Many templates (both paid and free) that you will be able to get from various sources online to me usually tend to contain too much content. They will essentially be pre produced tracks in their own right and while this can be useful for learning it generally leads to cookie cutter music and a lack of originality on your part. So, we want something that sits somewhere between the two extremes of a blank project and a finished production. I'll run through my personal production template below, and explain my thought process behind it so you can create one specific to your needs. While I started with one template, I have now created a bunch of different ones for different tasks, for example I have a production template, a remix template (similar to my production but with more audio tracks and less of my own devices and settings), multiple arrangement templates of songs that I like and know work on the floor, a sound design template and so on and so forth. Just create one for now to get used to the process and then move on from there.

My Production Template

This is the screen that I am presented with when I load up a new project. My though process behind this was, “What do I need to get going straight away? What do I use all the time in my music and what are certain things that I find myself doing all the time?”

Lets break it down -

Tracks In General: For all of my tracks there were a few things I did. Referring to my thought process earlier, I made default audio and midi tracks set up how I like and made them default. First, I expanded the width of each track out so I could see the dB numbers on the meters, which I always do when mixing. Then I levelled each track to -12dB so I know that I'll have good headroom, this prevents clipping and is also for mixing. I also then loaded any instrument racks that I know I would need (more on this when we get to specific tracks) and then loaded an EQ8, Compressor, and Utility device on each track, and I use these pretty much every time on every track. I also then disabled them so that they wont all load up at once when the project opens, saving more time. Once I had set one one midi track, and one audio track up the way that I liked it, I right clicked on the header and went “Save As Default”. That means that whenever I make a new audio or midi track the same settings come up each time.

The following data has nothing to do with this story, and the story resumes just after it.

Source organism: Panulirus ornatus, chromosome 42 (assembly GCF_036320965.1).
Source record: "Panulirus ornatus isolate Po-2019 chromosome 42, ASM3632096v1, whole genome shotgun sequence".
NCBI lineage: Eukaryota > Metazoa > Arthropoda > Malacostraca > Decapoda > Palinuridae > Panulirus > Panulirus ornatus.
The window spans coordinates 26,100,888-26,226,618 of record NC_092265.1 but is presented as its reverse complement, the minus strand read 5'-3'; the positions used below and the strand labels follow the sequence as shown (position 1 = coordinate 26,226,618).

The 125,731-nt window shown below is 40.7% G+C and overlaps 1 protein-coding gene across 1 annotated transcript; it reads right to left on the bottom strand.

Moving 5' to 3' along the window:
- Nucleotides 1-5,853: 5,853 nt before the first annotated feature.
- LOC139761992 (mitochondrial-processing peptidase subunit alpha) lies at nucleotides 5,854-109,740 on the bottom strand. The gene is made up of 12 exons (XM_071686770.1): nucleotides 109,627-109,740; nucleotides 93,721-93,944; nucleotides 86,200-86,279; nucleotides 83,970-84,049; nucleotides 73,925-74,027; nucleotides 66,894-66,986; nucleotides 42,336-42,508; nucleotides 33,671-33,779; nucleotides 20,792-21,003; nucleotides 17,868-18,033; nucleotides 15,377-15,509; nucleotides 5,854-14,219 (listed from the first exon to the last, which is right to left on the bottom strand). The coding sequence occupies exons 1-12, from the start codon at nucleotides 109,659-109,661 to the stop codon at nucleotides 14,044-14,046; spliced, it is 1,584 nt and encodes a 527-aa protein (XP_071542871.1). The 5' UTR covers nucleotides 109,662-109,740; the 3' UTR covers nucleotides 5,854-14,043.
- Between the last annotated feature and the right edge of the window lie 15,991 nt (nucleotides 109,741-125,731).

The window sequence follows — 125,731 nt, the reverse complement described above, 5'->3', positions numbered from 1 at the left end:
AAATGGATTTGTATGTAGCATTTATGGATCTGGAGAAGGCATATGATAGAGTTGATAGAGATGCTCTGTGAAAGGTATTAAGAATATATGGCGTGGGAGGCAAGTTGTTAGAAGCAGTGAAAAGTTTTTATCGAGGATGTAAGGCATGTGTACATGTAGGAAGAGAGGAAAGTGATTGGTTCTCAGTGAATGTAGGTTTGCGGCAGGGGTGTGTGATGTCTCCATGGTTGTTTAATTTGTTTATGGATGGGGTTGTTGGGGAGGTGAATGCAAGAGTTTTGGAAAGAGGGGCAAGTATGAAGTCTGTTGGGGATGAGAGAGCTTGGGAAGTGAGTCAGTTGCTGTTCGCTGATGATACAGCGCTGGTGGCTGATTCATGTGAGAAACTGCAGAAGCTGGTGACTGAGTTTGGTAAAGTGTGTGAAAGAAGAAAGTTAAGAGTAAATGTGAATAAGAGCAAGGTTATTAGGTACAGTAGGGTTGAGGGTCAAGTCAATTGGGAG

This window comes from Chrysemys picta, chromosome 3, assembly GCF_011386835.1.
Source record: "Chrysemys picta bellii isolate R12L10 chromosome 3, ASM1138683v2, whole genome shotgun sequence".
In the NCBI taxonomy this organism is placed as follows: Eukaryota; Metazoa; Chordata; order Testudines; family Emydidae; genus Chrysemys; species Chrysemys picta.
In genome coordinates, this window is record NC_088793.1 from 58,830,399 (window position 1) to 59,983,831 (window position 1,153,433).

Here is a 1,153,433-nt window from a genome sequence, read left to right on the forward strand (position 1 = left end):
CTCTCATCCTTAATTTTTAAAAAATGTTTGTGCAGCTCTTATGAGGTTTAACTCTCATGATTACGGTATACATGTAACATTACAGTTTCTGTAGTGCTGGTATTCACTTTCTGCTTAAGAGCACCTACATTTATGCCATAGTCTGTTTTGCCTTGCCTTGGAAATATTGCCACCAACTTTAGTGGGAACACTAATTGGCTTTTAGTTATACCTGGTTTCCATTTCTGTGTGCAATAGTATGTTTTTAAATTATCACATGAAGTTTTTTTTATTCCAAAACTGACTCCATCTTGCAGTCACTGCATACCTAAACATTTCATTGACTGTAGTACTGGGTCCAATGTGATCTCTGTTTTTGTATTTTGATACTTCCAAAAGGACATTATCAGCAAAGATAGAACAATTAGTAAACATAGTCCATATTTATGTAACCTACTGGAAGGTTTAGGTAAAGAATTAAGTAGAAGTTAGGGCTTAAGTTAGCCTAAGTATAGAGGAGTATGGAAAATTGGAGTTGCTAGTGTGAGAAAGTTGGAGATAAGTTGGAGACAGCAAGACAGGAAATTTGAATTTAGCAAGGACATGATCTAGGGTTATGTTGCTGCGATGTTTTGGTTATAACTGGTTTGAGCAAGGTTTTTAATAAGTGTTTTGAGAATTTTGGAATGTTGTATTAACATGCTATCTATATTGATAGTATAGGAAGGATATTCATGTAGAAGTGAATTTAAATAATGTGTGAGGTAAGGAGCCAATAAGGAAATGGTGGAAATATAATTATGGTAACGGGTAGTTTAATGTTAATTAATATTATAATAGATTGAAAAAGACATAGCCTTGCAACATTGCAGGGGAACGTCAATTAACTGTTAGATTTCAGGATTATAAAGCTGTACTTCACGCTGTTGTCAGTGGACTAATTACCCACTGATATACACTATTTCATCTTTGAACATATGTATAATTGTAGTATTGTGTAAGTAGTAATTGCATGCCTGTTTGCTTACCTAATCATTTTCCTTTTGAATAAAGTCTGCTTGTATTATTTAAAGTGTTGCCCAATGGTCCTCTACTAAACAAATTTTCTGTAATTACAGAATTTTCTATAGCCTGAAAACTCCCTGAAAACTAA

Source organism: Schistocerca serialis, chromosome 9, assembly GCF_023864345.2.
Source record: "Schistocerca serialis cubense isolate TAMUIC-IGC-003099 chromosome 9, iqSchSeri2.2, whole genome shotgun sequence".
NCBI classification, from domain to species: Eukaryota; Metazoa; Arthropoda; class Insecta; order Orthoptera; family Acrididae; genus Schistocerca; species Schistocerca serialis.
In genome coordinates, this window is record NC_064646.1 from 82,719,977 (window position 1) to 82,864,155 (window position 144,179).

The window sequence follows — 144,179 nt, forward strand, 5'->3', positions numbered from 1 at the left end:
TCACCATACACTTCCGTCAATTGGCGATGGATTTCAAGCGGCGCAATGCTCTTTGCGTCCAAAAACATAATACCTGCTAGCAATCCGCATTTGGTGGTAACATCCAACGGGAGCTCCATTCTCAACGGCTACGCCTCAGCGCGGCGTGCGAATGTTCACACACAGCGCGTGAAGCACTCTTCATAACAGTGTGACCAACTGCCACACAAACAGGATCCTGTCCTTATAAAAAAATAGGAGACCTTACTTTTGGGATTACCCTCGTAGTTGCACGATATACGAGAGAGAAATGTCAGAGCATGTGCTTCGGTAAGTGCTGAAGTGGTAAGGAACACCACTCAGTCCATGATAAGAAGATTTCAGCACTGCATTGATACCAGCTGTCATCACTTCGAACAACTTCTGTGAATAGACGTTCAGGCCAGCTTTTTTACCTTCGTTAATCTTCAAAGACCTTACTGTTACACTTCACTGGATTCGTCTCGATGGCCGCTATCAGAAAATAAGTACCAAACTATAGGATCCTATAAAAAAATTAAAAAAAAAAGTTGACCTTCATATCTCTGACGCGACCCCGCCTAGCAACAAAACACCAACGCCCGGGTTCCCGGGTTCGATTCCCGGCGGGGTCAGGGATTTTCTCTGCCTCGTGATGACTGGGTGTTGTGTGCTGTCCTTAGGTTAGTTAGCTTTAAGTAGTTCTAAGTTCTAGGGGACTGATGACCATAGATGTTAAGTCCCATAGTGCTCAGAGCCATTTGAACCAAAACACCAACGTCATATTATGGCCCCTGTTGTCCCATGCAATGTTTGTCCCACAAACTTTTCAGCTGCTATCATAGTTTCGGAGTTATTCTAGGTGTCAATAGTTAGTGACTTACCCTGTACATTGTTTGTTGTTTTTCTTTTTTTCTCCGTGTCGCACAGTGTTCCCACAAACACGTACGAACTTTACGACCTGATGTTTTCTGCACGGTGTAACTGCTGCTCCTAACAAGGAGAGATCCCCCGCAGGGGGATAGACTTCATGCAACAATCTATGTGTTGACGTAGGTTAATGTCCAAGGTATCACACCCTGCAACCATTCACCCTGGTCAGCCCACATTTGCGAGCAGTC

Drum Tracks: I looked at all my previous tunes and worked out what I commonly used. I have two kick drum tracks, with 4/4 floor clips programmed in off the bat. I have one for a 909 coming from Drumazon (check out my video on kick drums here), an 808 coming from the default Ableton rack. I've mapped all the controls that I use the most into racks so that I can quickly put together variations on 909 and 808 kick drums ready to go in my tune. I've also got my Kick Verb send set up and ready to go. I levelled the hi hat tracks down a little because I tend to find they sit below my other drums, so its a good starting point. I've got a off hat (on the 3 of every beat) and a 16th (one every 16) programmed and put into each track so they are ready to go. These a pre loaded with basic 808 and 909 hats, with racked macro controls to get instant variation on my hats. I have a ride channel set up in an identical way. Then I have 2 percussion channels set up – with a empty simpler on them ready to load different samples. I haven't been using many claps or snares lately so I haven't included them. I also haven't grouped my drums together. This is just the way that I like to work, if you do commonly use drum buss compression or would like them to be grouped together by all means to that, there's nothing wrong with that I just prefer to do that later if I need to. The final thing I did for my drum racks was to name them all, and colour them according to my colour system (see my post on organisation here)